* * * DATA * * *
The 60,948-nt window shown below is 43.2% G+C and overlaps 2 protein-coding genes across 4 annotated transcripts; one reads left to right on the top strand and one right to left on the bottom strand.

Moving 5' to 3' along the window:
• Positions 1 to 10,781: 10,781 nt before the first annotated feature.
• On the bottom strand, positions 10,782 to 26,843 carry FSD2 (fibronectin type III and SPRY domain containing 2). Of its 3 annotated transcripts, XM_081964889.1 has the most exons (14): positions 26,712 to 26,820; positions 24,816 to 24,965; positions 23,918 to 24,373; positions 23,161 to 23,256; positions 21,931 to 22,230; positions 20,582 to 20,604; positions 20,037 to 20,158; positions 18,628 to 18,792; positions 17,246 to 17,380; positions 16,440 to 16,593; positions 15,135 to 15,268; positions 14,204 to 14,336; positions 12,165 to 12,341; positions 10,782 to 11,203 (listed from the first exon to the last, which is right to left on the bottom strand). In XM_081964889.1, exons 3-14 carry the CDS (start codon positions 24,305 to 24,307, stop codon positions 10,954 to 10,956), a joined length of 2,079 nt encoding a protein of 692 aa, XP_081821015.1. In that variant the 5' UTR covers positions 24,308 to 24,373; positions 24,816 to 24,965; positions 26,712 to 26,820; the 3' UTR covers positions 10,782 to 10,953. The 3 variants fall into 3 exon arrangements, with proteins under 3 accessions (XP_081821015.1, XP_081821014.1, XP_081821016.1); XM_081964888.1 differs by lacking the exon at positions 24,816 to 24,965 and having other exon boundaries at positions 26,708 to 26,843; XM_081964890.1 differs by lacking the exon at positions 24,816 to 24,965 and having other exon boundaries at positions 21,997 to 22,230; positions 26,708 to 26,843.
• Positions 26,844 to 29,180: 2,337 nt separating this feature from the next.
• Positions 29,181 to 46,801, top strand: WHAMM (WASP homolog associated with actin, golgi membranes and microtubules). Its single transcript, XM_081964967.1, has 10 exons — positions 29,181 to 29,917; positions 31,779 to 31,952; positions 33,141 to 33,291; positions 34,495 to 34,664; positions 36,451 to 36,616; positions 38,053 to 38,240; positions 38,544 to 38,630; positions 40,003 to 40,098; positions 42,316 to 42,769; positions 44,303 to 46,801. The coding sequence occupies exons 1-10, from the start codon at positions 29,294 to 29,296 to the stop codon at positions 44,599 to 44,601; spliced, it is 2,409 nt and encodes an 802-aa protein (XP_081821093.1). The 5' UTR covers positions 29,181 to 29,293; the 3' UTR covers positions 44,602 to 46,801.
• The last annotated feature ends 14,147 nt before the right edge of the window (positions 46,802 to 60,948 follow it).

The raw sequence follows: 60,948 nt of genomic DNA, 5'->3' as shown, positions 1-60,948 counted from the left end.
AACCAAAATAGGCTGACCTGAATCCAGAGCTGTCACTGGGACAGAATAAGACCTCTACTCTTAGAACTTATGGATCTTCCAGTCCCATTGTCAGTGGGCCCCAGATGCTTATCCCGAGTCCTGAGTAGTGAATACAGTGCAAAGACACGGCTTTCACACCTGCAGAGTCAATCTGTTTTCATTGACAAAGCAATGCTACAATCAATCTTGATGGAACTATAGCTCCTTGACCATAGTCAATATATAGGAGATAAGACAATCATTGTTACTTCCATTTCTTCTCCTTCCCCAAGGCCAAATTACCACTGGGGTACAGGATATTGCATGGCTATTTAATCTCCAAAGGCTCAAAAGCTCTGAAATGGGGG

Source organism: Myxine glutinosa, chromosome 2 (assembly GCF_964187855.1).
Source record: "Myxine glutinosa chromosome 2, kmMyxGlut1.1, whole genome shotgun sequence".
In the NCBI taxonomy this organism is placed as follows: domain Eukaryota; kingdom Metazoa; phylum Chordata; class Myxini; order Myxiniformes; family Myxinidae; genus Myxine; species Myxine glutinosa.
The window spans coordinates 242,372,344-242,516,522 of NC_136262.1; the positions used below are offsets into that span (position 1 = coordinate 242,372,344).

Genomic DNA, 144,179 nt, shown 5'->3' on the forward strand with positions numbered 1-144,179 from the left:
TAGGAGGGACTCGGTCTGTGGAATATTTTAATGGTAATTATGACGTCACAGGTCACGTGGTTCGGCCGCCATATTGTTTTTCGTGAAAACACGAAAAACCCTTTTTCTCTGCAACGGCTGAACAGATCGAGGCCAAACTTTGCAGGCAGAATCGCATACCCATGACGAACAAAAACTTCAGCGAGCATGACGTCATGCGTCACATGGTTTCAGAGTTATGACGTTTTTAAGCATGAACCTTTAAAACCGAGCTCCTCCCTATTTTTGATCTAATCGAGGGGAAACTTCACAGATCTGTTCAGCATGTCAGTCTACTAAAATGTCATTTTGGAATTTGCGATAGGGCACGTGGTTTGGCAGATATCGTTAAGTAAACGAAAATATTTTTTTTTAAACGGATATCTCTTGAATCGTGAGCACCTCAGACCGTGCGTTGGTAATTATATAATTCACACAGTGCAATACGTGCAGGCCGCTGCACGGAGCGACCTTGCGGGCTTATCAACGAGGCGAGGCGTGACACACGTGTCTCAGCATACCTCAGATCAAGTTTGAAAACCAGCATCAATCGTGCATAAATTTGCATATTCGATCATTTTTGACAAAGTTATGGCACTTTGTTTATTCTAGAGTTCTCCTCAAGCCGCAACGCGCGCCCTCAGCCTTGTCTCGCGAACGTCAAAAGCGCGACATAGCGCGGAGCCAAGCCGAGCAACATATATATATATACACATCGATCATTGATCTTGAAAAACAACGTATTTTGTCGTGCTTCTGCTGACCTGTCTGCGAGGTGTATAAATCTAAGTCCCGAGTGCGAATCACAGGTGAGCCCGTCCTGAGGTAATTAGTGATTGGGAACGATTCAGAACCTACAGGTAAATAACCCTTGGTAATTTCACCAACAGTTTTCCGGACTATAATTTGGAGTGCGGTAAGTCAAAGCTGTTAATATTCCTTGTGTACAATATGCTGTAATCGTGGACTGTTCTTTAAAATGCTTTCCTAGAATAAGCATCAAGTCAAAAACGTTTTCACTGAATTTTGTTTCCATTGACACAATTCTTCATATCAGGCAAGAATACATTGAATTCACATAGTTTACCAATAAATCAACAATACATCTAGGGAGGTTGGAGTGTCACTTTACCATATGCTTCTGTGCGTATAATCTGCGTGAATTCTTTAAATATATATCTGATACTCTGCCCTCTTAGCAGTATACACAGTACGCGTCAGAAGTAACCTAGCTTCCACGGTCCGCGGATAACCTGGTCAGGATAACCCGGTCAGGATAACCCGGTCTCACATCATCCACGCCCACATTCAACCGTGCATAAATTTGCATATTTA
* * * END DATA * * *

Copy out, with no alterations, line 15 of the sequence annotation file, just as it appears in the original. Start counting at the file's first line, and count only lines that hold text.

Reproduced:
TAGGAGGGACTCGGTCTGTGGAATATTTTAATGGTAATTATGACGTCACAGGTCACGTGGTTCGGCCGCCATATTGTTTTTCGTGAAAACACGAAAAACCCTTTTTCTCTGCAACGGCTGAACAGATCGAGGCCAAACTTTGCAGGCAGAATCGCATACCCATGACGAACAAAAACTTCAGCGAGCATGACGTCATGCGTCACATGGTTTCAGAGTTATGACGTTTTTAAGCATGAACCTTTAAAACCGAGCTCCTCCCTATTTTTGATCTAATCGAGGGGAAACTTCACAGATCTGTTCAGCATGTCAGTCTACTAAAATGTCATTTTGGAATTTGCGATAGGGCACGTGGTTTGGCAGATATCGTTAAGTAAACGAAAATATTTTTTTTTAAACGGATATCTCTTGAATCGTGAGCACCTCAGACCGTGCGTTGGTAATTATATAATTCACACAGTGCAATACGTGCAGGCCGCTGCACGGAGCGACCTTGCGGGCTTATCAACGAGGCGAGGCGTGACACACGTGTCTCAGCATACCTCAGATCAAGTTTGAAAACCAGCATCAATCGTGCATAAATTTGCATATTCGATCATTTTTGACAAAGTTATGGCACTTTGTTTATTCTAGAGTTCTCCTCAAGCCGCAACGCGCGCCCTCAGCCTTGTCTCGCGAACGTCAAAAGCGCGACATAGCGCGGAGCCAAGCCGAGCAACATATATATATATACACATCGATCATTGATCTTGAAAAACAACGTATTTTGTCGTGCTTCTGCTGACCTGTCTGCGAGGTGTATAAATCTAAGTCCCGAGTGCGAATCACAGGTGAGCCCGTCCTGAGGTAATTAGTGATTGGGAACGATTCAGAACCTACAGGTAAATAACCCTTGGTAATTTCACCAACAGTTTTCCGGACTATAATTTGGAGTGCGGTAAGTCAAAGCTGTTAATATTCCTTGTGTACAATATGCTGTAATCGTGGACTGTTCTTTAAAATGCTTTCCTAGAATAAGCATCAAGTCAAAAACGTTTTCACTGAATTTTGTTTCCATTGACACAATTCTTCATATCAGGCAAGAATACATTGAATTCACATAGTTTACCAATAAATCAACAATACATCTAGGGAGGTTGGAGTGTCACTTTACCATATGCTTCTGTGCGTATAATCTGCGTGAATTCTTTAAATATATATCTGATACTCTGCCCTCTTAGCAGTATACACAGTACGCGTCAGAAGTAACCTAGCTTCCACGGTCCGCGGATAACCTGGTCAGGATAACCCGGTCAGGATAACCCGGTCTCACATCATCCACGCCCACATTCAACCGTGCATAAATTTGCATATTTA